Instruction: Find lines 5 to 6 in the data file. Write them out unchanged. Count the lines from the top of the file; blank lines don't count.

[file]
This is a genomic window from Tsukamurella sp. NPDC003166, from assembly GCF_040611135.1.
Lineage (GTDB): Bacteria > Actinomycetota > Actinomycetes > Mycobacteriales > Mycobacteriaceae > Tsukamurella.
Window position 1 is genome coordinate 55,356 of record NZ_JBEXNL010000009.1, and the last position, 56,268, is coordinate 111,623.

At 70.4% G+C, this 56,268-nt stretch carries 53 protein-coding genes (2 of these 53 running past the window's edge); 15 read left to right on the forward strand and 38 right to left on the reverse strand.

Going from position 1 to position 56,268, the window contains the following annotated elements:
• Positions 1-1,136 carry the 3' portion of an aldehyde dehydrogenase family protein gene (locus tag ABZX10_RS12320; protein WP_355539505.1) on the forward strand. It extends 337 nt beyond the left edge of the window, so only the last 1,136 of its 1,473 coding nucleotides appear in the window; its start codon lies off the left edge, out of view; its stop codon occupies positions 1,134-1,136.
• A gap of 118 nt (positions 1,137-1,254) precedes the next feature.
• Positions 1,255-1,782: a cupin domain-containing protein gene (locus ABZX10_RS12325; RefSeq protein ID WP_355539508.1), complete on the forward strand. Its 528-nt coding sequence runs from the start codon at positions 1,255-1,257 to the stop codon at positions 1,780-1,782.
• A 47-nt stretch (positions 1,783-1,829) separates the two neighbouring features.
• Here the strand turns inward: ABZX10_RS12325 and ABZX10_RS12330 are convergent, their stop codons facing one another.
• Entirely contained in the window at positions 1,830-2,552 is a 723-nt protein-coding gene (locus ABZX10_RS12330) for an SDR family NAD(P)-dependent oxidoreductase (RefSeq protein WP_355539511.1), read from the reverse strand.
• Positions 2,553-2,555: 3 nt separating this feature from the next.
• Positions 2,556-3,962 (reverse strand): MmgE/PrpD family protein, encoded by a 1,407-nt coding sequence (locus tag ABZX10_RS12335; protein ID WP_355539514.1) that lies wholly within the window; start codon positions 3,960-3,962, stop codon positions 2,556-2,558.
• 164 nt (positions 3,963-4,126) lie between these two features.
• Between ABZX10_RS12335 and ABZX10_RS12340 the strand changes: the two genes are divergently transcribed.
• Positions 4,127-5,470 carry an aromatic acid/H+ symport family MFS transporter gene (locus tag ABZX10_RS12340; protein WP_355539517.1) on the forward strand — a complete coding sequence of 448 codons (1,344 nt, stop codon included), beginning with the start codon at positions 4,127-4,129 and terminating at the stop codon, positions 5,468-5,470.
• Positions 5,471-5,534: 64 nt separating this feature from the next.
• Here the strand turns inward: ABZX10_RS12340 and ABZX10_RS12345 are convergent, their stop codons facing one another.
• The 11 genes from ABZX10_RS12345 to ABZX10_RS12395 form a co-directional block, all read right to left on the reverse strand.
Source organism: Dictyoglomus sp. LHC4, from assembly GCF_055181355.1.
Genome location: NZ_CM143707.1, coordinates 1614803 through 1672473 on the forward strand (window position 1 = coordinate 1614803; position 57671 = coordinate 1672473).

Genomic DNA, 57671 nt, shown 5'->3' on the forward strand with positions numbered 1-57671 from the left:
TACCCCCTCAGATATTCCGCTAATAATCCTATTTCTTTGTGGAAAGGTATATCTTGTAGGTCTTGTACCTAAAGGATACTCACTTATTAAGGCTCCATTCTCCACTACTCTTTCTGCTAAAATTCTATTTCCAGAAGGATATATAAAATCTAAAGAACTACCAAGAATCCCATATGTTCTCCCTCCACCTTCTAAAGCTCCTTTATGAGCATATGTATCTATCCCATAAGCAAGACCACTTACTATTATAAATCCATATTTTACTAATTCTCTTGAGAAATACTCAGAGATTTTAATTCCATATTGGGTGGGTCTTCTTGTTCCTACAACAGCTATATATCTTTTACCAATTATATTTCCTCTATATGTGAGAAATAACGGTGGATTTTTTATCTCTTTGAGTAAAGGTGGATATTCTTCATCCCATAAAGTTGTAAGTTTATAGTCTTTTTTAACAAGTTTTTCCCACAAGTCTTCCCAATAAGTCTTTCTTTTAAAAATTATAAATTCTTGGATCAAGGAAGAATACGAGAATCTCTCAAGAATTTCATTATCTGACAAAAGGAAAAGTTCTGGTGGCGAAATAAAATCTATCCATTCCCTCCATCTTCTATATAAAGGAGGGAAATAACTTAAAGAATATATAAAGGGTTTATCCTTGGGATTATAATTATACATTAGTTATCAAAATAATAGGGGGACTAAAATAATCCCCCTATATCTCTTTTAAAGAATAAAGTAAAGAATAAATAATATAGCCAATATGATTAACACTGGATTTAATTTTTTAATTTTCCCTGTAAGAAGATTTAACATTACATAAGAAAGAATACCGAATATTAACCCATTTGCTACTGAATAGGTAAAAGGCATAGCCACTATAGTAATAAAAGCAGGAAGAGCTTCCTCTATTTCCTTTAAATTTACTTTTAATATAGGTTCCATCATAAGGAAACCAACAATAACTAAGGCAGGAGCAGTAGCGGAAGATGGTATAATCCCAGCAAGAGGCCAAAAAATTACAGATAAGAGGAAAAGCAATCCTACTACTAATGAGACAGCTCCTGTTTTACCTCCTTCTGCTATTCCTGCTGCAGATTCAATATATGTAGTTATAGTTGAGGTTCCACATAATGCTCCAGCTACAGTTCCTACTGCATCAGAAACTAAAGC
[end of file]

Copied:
Going from position 1 to position 56,268, the window contains the following annotated elements:
• Positions 1-1,136 carry the 3' portion of an aldehyde dehydrogenase family protein gene (locus tag ABZX10_RS12320; protein WP_355539505.1) on the forward strand. It extends 337 nt beyond the left edge of the window, so only the last 1,136 of its 1,473 coding nucleotides appear in the window; its start codon lies off the left edge, out of view; its stop codon occupies positions 1,134-1,136.